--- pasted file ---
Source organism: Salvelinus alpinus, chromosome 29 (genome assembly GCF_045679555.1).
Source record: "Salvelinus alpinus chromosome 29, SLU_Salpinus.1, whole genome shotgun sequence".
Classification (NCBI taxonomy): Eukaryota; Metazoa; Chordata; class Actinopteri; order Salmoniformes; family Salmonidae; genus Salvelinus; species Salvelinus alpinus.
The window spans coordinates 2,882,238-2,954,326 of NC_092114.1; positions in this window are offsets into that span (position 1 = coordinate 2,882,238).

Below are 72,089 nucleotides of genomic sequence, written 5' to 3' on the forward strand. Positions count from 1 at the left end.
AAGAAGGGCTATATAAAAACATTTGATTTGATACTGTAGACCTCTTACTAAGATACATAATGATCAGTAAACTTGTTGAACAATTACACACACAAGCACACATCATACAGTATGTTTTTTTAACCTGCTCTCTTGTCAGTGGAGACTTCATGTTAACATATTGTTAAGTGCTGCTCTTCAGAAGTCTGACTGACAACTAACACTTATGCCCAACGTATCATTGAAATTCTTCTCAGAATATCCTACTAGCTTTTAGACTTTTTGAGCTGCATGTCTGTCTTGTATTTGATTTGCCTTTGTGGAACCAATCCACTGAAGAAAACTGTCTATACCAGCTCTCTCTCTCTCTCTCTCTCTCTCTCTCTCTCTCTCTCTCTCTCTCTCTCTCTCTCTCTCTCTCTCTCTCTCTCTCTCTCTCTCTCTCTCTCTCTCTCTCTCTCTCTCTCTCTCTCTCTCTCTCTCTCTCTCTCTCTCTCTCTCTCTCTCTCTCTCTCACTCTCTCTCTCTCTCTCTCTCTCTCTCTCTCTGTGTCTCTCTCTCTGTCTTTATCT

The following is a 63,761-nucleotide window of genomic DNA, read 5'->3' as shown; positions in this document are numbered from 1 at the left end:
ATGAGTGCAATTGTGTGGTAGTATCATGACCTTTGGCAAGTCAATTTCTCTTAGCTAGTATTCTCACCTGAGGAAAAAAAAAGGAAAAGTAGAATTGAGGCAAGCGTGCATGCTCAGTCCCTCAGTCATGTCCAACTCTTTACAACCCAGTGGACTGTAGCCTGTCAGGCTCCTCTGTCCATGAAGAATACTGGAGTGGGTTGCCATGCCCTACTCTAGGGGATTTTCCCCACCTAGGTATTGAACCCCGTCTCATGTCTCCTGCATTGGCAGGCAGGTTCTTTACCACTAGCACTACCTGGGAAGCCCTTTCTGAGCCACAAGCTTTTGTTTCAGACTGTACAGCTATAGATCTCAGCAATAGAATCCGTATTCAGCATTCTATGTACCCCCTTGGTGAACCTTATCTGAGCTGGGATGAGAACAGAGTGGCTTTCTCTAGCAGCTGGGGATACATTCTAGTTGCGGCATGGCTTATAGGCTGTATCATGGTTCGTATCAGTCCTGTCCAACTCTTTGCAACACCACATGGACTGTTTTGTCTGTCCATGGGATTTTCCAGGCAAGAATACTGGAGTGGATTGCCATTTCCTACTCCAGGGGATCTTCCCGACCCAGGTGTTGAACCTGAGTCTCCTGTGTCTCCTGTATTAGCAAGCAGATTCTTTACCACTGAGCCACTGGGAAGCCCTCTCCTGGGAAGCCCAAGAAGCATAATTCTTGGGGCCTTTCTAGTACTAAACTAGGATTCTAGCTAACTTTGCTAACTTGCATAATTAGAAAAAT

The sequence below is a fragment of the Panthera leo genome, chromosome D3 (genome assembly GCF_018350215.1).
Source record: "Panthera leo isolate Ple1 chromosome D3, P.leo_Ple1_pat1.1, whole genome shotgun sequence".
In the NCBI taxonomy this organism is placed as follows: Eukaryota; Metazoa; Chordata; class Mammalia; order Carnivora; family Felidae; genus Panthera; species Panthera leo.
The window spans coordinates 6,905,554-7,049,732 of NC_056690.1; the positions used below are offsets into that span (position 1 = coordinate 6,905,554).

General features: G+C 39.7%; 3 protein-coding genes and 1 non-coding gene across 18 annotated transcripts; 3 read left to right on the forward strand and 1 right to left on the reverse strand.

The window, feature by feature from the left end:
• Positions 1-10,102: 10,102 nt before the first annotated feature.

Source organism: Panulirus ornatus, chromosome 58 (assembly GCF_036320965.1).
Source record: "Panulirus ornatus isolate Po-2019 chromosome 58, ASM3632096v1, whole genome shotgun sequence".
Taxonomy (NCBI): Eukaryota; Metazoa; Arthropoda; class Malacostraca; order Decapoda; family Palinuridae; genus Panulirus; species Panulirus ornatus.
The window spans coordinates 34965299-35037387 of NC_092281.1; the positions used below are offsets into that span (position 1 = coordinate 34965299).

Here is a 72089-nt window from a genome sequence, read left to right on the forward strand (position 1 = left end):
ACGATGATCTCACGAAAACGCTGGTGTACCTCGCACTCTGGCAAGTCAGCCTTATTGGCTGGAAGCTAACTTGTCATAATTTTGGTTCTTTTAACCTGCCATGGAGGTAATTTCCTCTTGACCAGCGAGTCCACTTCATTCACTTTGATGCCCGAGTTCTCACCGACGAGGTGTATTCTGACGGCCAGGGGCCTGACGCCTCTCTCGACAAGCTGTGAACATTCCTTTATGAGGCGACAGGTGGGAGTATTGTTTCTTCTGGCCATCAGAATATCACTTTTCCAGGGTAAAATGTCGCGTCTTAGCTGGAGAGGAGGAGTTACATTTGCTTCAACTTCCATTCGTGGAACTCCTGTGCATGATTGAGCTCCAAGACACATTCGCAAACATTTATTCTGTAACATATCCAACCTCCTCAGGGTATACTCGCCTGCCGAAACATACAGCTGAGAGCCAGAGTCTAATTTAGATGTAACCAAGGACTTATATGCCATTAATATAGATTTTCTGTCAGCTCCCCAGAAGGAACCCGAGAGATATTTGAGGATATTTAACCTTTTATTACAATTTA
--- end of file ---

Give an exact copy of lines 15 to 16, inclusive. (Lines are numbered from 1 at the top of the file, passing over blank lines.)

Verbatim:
• Positions 1-10,102: 10,102 nt before the first annotated feature.

Source organism: Panulirus ornatus, chromosome 58 (assembly GCF_036320965.1).